1. THRILLER by Michael Jackson (which qualifies on name alone, of course, since the video itself and the song’s story was strictly horror, not crime).





Highlight: Vincent Price saying, “The funk of forty thousand years”.

Lowlight: The werewolf mask in the ‘movie-within-the-movie’, before it goes all zombiegeddon. Particularly galling, as we all know that the director John Landis, can do this kind of thing in his sleep.


2. JAILBREAK by Thin Lizzy






Highlight: use of dual lead guitar harmony.

Lowlight: The inanity of the lyric “Tonight there’s gonna be a jailbreak. Somewhere in this town”, to which the only sensible response, surely, is, “Could that ‘somewhere’ possibly be the jail itself?”


3. I SHOT THE SHERIFF by Bob Marley






Highlight: The amount of great covers and tributes the excellent original inspired, including Eric Clapton’s, Warren G’s and that of Mary J Blige, who”shot the sheriff AND the motherf**kin’ deputy” too.

Lowlight: Not the greatest defence ever mounted – admitting to shooting the Sheriff, but not his deputy.







Highlight: You can still by the whole album – on tape! – for only £3.74 here.

Lowlight: Eddy’s ‘Electric Avenue’ red shorts are sadly no longer in stock.


5. NEBRASKA by Bruce Springsteen





Highlight: feels as eerie and otherworldly as the real life killers who inspired it, namely Charles Starkweather and his14 year old girlfriend, Caril Ann Fugate, who in turn have inspired films such as Badlands (which Springsteen watched prior to penning this), Kalifornia and Natural Born Killers.

Lowlight: if time travel had been around, it would have been great for Springsteen to go back and write the whole Badlands score.


6. THE MERCY SEAT by Nick Cave & the Bad Seeds





Highlight: Nick Cave’s dark love affair with the crime genre shows no sign of lightening up any time soon, as witnessed by his superb script for The Proposition.

Lowlight: I live in the same town as Mr Cave, but have yet to see him play live (although I did once watch him ride along the seafront on a fine, old-fashioned bike).







Highlight: possibly the best ‘criminal’ couplet ever: “I shot a man in Reno / just to watch him die”.

Lowlight: The song sounds like a train coming to get you (not necessarily an association anyone in prison wants to dwell on for too long).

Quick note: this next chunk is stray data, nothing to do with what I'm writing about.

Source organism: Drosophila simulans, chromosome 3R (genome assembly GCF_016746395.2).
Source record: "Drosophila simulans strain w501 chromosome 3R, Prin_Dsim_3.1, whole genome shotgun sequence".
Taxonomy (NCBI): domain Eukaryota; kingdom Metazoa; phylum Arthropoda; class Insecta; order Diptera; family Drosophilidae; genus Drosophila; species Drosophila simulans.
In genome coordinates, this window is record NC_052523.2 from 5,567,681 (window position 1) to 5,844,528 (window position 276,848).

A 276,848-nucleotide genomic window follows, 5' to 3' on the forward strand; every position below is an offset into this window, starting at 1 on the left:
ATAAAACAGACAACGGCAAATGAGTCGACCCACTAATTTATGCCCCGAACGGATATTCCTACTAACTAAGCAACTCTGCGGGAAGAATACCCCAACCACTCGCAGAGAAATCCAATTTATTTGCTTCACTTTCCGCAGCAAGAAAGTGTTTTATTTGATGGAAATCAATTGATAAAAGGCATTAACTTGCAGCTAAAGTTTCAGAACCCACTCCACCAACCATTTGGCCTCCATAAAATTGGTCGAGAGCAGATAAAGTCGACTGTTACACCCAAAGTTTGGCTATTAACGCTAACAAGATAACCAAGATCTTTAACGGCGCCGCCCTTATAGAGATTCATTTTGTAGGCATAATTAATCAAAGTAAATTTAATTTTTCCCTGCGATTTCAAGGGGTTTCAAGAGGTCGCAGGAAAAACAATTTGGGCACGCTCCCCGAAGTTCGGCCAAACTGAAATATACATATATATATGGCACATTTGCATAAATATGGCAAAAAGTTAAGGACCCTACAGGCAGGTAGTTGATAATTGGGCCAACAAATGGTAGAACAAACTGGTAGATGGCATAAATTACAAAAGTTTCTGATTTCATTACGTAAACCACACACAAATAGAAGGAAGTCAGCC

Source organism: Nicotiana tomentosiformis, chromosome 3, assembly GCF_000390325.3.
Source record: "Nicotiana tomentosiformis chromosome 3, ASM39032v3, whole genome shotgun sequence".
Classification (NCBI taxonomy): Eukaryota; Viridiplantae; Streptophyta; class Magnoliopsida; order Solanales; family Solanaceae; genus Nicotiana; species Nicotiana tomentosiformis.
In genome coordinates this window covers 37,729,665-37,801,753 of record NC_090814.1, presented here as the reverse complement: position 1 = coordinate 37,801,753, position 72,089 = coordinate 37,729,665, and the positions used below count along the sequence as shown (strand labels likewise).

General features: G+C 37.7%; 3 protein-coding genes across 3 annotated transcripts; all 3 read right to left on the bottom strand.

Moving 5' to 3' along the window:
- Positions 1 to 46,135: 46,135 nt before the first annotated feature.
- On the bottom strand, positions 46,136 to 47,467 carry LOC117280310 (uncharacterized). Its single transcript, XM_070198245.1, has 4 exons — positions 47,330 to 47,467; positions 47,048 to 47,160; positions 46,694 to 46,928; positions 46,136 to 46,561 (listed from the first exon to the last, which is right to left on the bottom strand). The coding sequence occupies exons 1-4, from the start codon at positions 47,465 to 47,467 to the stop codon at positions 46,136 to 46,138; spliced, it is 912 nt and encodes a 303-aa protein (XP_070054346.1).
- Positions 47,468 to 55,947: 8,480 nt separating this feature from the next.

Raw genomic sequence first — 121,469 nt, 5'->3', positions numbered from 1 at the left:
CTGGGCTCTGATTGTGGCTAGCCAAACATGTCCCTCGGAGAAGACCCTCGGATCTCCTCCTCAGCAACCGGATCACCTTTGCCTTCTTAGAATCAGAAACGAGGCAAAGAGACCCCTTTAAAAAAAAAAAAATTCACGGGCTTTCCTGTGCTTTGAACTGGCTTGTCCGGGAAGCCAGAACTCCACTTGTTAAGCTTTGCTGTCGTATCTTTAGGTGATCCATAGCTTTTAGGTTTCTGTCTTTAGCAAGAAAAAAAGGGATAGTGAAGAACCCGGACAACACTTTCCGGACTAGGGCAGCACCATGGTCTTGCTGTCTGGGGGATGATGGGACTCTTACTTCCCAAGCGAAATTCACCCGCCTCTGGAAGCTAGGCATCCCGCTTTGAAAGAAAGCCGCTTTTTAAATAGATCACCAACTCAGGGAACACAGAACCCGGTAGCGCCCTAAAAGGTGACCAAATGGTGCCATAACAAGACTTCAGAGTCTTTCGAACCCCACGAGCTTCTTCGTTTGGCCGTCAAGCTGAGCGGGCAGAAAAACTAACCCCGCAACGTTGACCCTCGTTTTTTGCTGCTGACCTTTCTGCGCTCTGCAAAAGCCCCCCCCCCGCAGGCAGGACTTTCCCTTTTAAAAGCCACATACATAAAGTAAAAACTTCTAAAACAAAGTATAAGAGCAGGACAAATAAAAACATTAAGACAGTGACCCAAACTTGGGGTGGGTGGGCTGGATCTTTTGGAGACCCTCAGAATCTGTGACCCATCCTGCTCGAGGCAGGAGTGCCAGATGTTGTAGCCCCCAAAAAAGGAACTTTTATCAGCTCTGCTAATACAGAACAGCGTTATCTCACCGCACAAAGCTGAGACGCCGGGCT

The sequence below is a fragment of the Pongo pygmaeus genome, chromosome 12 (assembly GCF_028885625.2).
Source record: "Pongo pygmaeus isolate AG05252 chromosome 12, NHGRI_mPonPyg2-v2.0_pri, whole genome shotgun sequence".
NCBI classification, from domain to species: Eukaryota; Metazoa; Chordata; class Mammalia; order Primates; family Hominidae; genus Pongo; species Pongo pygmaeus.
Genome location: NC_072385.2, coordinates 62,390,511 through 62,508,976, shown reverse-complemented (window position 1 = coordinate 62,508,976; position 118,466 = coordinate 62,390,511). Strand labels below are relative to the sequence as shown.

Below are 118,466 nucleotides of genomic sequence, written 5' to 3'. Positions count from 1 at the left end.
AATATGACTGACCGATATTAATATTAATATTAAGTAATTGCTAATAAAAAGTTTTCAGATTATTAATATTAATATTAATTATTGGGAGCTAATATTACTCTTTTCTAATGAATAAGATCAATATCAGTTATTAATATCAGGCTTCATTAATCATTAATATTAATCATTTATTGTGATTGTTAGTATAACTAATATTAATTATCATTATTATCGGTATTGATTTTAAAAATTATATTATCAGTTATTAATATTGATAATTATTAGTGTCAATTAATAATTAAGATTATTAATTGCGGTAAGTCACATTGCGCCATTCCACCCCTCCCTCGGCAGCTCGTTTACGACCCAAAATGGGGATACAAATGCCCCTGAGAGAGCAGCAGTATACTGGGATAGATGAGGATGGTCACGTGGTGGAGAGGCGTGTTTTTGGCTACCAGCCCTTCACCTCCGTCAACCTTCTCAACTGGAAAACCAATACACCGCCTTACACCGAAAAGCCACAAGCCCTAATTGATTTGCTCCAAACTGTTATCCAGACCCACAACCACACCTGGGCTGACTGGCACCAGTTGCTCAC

8. KING OF NEW YORK by Fun Lovin’ Criminals





Highlight: any song about John Gotti, Jr, the boss of the Gambino crime family of New York City that contains the following lyric is clearly not to be sniffed at: “He got a clipper from a stripper, he met at a club, two sticks of dynamite and a .38 Snub.”

Lowlight: this band are not nearly as loved in their native US as they still are in the UK. Shame on y’all.


9. WE ARE DETECTIVE by Thompson Twins





Highlight: the band’s hair-do’s (or, ‘hair-don’ts’, depending on your viewpoint).

Lowlight: the band’s dance ‘moves’, so criminal that they’re probably prosecutable offenses in themselves, as you can see in this 1983 Top of the Pops recording.


10. WOMAN IN THE WALL by The Beautiful South





Highlight: the imagery: “I hear her cry all day, all night/I hear her voice from deep within the wall/Made a cross from knitting needles/Made a grave from hoover bags/Especially for the woman in the wall”

Lowlight: the fact The Housemartins had to break up for this band (and Fat Boy Slim) to emerge.



Exhibit A Bonus Track!!!

PANCHO AND LEFTY by Townes Van Zandt

I had to include this, because it gets played more here in the Exhibit A office than just about any other track. Townes Van Zandt (when not injecting himself with Coke and rum) was an awesome songwriter, who even Bob Dylan admired. No mean lyricist either:

“Pancho was a bandit boy,
His horse was fast as polished steel
He wore his gun outside his pants
For all the honest world to feel.
Pancho met his match you know
On the deserts down in Mexico
Nobody heard his dying words,
Ah but that’s the way it goes.”

Looking forward to hearing your own Top Crime Tunes, either here on the site, or over on Twitter @ExhibitABooks

Over and out for now.


11 Responses to “Top Ten Crime Songs”

  1. No place for Back on the Chain Gang? No space in the top ten for Hurricane, I Fought the Law or Watching the Detectives?

    I’ll forgive the omission of Sham 69’s Borstal Breakout though.

  2. How about Night Prowler by AC/DC?

    Highlight: Its blues rhythm and Bon Scott’s gutsy little demon vocals.

    Lowlight: The fact that it inspired Richard Ramirez during his spate of serial slayings in 1985.

  3. Check out ‘Narrow Escape’ by Ray Lamontagne and ‘Decoration Day’ by the Drive-By Truckers (as well as ‘Cottonseed’ and ‘Sink Hole’, same culprits. And on the subject of Nick Cave, there’s his entire ‘Murder Ballads’ album (clue’s in the name…)

  4. Of course there’s also Rolling Stones’ Midnight Rambler (about a serial killer) and Hey Joe by Jimi Hendrix

    • Emlyn
      As no-one hear appear to be in the mood to do any writing/working, can I suggest a subset of this list? It’s for serial killer songs…I can add these charmers to the ones already suggested:

      Talking Heads – Psycho Killer
      Leon Payne – Psycho – great version by EC
      Luke Haines – Leeds United

  5. What about the Cell Block Tango form Chicago? *Lots* of criminals in that one!

  6. Surely “Robbery, Assault & Battery” by Genesis is a contender?

  7. Love The Mercy Seat. But let’s not forget the dulcet vocals of one Mr Jack Palance with “The Meanest Guy That Ever Lived”…

Leave a Reply